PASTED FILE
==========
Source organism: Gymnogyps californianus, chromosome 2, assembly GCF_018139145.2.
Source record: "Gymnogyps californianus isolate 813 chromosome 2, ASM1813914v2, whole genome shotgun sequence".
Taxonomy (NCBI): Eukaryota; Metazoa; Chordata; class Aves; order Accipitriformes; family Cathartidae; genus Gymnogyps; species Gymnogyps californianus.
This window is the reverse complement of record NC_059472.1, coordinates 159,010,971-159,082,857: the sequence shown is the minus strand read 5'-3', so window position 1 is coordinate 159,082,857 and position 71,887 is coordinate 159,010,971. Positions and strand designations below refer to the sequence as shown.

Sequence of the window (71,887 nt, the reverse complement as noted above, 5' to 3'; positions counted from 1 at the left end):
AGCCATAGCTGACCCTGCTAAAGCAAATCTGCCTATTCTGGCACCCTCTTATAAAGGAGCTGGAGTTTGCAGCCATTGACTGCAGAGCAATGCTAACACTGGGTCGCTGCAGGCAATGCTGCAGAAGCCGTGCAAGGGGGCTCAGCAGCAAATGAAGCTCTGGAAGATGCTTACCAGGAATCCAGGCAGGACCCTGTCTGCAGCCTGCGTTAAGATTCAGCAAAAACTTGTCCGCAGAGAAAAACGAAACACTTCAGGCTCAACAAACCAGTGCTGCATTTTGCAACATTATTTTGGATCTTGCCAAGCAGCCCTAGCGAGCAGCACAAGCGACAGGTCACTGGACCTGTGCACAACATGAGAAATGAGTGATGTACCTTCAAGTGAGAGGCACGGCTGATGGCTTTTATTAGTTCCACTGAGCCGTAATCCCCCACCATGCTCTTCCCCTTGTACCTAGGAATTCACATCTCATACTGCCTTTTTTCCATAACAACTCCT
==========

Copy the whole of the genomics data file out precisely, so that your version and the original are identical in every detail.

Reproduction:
Source organism: Gymnogyps californianus, chromosome 2, assembly GCF_018139145.2.
Source record: "Gymnogyps californianus isolate 813 chromosome 2, ASM1813914v2, whole genome shotgun sequence".
Taxonomy (NCBI): Eukaryota; Metazoa; Chordata; class Aves; order Accipitriformes; family Cathartidae; genus Gymnogyps; species Gymnogyps californianus.
This window is the reverse complement of record NC_059472.1, coordinates 159,010,971-159,082,857: the sequence shown is the minus strand read 5'-3', so window position 1 is coordinate 159,082,857 and position 71,887 is coordinate 159,010,971. Positions and strand designations below refer to the sequence as shown.

Sequence of the window (71,887 nt, the reverse complement as noted above, 5' to 3'; positions counted from 1 at the left end):
AGCCATAGCTGACCCTGCTAAAGCAAATCTGCCTATTCTGGCACCCTCTTATAAAGGAGCTGGAGTTTGCAGCCATTGACTGCAGAGCAATGCTAACACTGGGTCGCTGCAGGCAATGCTGCAGAAGCCGTGCAAGGGGGCTCAGCAGCAAATGAAGCTCTGGAAGATGCTTACCAGGAATCCAGGCAGGACCCTGTCTGCAGCCTGCGTTAAGATTCAGCAAAAACTTGTCCGCAGAGAAAAACGAAACACTTCAGGCTCAACAAACCAGTGCTGCATTTTGCAACATTATTTTGGATCTTGCCAAGCAGCCCTAGCGAGCAGCACAAGCGACAGGTCACTGGACCTGTGCACAACATGAGAAATGAGTGATGTACCTTCAAGTGAGAGGCACGGCTGATGGCTTTTATTAGTTCCACTGAGCCGTAATCCCCCACCATGCTCTTCCCCTTGTACCTAGGAATTCACATCTCATACTGCCTTTTTTCCATAACAACTCCT